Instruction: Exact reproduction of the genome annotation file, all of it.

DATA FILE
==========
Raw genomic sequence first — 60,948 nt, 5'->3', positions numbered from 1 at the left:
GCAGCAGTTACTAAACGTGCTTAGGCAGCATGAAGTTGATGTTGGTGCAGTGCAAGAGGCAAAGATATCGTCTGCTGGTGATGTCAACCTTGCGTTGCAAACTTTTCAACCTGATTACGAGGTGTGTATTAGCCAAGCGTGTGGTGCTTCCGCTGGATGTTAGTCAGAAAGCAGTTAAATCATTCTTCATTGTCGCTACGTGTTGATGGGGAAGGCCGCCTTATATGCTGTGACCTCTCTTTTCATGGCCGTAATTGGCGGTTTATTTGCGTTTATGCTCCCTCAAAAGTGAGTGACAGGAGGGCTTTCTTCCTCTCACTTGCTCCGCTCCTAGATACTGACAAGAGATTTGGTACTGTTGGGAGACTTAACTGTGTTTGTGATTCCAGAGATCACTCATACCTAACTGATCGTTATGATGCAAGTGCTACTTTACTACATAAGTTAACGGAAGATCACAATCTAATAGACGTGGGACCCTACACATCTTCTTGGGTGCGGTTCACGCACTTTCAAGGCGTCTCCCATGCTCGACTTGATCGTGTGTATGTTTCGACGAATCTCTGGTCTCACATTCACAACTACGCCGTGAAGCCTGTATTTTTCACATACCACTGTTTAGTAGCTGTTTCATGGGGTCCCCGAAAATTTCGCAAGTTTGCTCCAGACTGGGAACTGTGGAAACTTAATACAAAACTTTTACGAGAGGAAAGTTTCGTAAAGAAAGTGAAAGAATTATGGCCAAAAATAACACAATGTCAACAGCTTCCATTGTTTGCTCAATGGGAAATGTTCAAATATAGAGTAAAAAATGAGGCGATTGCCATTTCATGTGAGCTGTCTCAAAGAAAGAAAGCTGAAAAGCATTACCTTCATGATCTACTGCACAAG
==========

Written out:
Raw genomic sequence first — 60,948 nt, 5'->3', positions numbered from 1 at the left:
GCAGCAGTTACTAAACGTGCTTAGGCAGCATGAAGTTGATGTTGGTGCAGTGCAAGAGGCAAAGATATCGTCTGCTGGTGATGTCAACCTTGCGTTGCAAACTTTTCAACCTGATTACGAGGTGTGTATTAGCCAAGCGTGTGGTGCTTCCGCTGGATGTTAGTCAGAAAGCAGTTAAATCATTCTTCATTGTCGCTACGTGTTGATGGGGAAGGCCGCCTTATATGCTGTGACCTCTCTTTTCATGGCCGTAATTGGCGGTTTATTTGCGTTTATGCTCCCTCAAAAGTGAGTGACAGGAGGGCTTTCTTCCTCTCACTTGCTCCGCTCCTAGATACTGACAAGAGATTTGGTACTGTTGGGAGACTTAACTGTGTTTGTGATTCCAGAGATCACTCATACCTAACTGATCGTTATGATGCAAGTGCTACTTTACTACATAAGTTAACGGAAGATCACAATCTAATAGACGTGGGACCCTACACATCTTCTTGGGTGCGGTTCACGCACTTTCAAGGCGTCTCCCATGCTCGACTTGATCGTGTGTATGTTTCGACGAATCTCTGGTCTCACATTCACAACTACGCCGTGAAGCCTGTATTTTTCACATACCACTGTTTAGTAGCTGTTTCATGGGGTCCCCGAAAATTTCGCAAGTTTGCTCCAGACTGGGAACTGTGGAAACTTAATACAAAACTTTTACGAGAGGAAAGTTTCGTAAAGAAAGTGAAAGAATTATGGCCAAAAATAACACAATGTCAACAGCTTCCATTGTTTGCTCAATGGGAAATGTTCAAATATAGAGTAAAAAATGAGGCGATTGCCATTTCATGTGAGCTGTCTCAAAGAAAGAAAGCTGAAAAGCATTACCTTCATGATCTACTGCACAAG